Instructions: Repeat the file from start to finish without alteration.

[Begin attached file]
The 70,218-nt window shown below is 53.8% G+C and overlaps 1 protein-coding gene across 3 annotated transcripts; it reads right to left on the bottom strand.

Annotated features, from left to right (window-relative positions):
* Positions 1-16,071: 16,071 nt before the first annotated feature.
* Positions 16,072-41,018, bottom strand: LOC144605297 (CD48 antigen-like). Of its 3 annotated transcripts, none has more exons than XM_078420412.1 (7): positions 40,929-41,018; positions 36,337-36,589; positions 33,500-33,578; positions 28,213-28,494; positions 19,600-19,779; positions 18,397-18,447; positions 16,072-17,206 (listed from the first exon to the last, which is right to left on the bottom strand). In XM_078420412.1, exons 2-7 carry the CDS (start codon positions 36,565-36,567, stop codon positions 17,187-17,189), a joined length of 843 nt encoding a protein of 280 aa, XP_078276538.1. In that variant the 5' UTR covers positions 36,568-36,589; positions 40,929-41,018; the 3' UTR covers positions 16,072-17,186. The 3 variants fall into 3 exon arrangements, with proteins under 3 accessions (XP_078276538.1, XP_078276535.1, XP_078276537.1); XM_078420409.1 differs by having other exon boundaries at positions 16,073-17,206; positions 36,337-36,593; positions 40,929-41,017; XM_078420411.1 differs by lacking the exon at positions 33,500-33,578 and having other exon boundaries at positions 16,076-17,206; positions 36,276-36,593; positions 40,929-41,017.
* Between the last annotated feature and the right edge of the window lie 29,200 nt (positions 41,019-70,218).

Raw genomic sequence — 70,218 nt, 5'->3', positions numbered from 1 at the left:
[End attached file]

The 70,218-nt window shown below is 53.8% G+C and overlaps 1 protein-coding gene across 3 annotated transcripts; it reads right to left on the bottom strand.

Annotated features, from left to right (window-relative positions):
* Positions 1-16,071: 16,071 nt before the first annotated feature.
* Positions 16,072-41,018, bottom strand: LOC144605297 (CD48 antigen-like). Of its 3 annotated transcripts, none has more exons than XM_078420412.1 (7): positions 40,929-41,018; positions 36,337-36,589; positions 33,500-33,578; positions 28,213-28,494; positions 19,600-19,779; positions 18,397-18,447; positions 16,072-17,206 (listed from the first exon to the last, which is right to left on the bottom strand). In XM_078420412.1, exons 2-7 carry the CDS (start codon positions 36,565-36,567, stop codon positions 17,187-17,189), a joined length of 843 nt encoding a protein of 280 aa, XP_078276538.1. In that variant the 5' UTR covers positions 36,568-36,589; positions 40,929-41,018; the 3' UTR covers positions 16,072-17,186. The 3 variants fall into 3 exon arrangements, with proteins under 3 accessions (XP_078276538.1, XP_078276535.1, XP_078276537.1); XM_078420409.1 differs by having other exon boundaries at positions 16,073-17,206; positions 36,337-36,593; positions 40,929-41,017; XM_078420411.1 differs by lacking the exon at positions 33,500-33,578 and having other exon boundaries at positions 16,076-17,206; positions 36,276-36,593; positions 40,929-41,017.
* Between the last annotated feature and the right edge of the window lie 29,200 nt (positions 41,019-70,218).

Raw genomic sequence — 70,218 nt, 5'->3', positions numbered from 1 at the left: